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India, Australia and the pursuit of an elusive WTC mace

Last updated on 06 Jun 2023 | 12:52 PM
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India, Australia and the pursuit of an elusive WTC mace

Both teams have won all the ICC titles possibly out there but one title - the World Test Championship mace - evades them

"Look, whatever will happen will happen in those five days," India’s head coach Rahul Dravid said before the World Test Championship (WTC) final. 

Without context, Dravid could well be a ‘meme’ material, but with the right context, the Indian head coach meant that anything before or after the big final doesn’t matter. 

Under this Indian management, one thing that has remained unchanged over the last year and a half - removing the emphasis from titles. They have put a blinding faith in the process, which brought them to England in the first place.

On the other hand, Australia are a side that has been caught between the hype of the Ashes and the ultimate title - of being Test champions. Last year, Australia were on the verge of making it to the final, but then an over-rate offence robbed them of a chance to play in the final.

But now they are already there, and beating India is the last step. That’s perhaps the most complicated step in the process. India enter into this apex encounter on the back of a strenuous two-match Indian Premier League. On the other hand, the Australian players are entering much more relaxed, without too much cricket in the last two months. 

What better venue than the historic Kennington Oval to host the finale, the place where Test cricket began in England. 

Things to watch out for

Will Scott Boland be a big threat to India?

Scott Boland is yet to play in England, but you would assume that someone of his bowling calibre and style would yield success. Then there’s a catch that will excite Australia and sadly sadden the Indian fans. Boland has experience with the Dukes ball, averaging 25.1, 30.1 and 26.4 in the 16/17, 17/18 and 18/19 Sheffield Shield seasons, respectively. However, he later enjoyed a good second half (with the Dukes) in 19/20, taking 13 wickets @ 20.3. 

Boland’s red-ball form is why he’s threatening. Since January 2022, the Victorian pacer has picked up 60 wickets, averaging 18.40, with an economy of 2.20. In seven Tests, Boland has picked up 28 wickets. The interesting part are the lengths where he bowls - 21 wickets in the length area, which often is the right place to bowl in England.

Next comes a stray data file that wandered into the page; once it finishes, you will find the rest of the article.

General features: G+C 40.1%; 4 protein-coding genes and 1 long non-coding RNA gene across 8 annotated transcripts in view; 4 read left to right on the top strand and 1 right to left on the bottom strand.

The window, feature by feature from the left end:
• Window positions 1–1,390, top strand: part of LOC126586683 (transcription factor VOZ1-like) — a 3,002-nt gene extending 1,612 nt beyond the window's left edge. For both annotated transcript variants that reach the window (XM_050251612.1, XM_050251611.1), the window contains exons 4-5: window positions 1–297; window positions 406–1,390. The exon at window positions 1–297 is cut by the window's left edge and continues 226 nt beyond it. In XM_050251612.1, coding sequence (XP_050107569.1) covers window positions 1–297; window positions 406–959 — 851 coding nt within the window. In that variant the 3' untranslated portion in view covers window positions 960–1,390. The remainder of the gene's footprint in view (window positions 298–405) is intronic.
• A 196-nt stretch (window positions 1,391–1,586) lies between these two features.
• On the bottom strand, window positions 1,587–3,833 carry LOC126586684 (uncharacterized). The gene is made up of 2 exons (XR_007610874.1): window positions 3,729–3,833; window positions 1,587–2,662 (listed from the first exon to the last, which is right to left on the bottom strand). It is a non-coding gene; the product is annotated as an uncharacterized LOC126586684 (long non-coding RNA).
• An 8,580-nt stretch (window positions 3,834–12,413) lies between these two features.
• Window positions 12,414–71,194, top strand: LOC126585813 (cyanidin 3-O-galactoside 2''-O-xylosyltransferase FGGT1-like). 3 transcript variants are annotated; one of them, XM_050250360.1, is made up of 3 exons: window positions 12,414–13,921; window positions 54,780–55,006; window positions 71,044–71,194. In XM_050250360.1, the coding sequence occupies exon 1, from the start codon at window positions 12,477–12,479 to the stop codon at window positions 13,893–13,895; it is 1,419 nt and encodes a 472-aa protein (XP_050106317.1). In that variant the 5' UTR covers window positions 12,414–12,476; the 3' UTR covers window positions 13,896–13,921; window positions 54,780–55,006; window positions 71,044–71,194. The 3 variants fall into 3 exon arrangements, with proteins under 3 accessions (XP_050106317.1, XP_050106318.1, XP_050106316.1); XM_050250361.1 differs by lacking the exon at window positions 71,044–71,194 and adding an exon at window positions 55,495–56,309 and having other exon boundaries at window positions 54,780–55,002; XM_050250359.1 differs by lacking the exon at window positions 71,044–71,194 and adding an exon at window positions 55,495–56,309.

“Someone like Scotty, it's just a really simple game plan – you hit your good areas and you stay there all day and hopefully the ball will do the work for you,” and that’s exactly how Pat Cummins described Boland. In essence, all he has to do is be himself. 

India’s combination - a good headache? 

Ahead of the final, Rohit Sharma, at the press conference, was asked about Ravichandran Ashwin’s inclusion in the playing XI. "I'm not saying that Ashwin is not going to play," is what Rohit had to say, with India now having to choose from the 15. That’s where the headache begins

Read: Wicketkeeper, bowling all-rounder and third seamer form India’s selection quandaries

Who becomes the first-choice wicketkeeper? Ishan Kishan or KS Bharat. Bharat averages 37.27 in his first-class career, while Kishan is at 38.76. On pecking order alone, Bharat should make the cut. 

Ashwin or Shardul Thakur? Ashwin is competing with Shardul for the bowling all-rounder’s spot at number eight. While Shardul's obvious strength is bowling in conditions like England, leaving out Ashwin might not be straightforward. So, how they go about this might be a big call. 

Who is India’s third pacer? Jaydev Unadkat or Umesh Yadav as the third seamer, with the former being a natural left-arm pick and the latter being someone experienced in playing high-pressure clashes. All the pressure will be on the shoulders of Mohammed Shami and Siraj. 

The battle of the batting units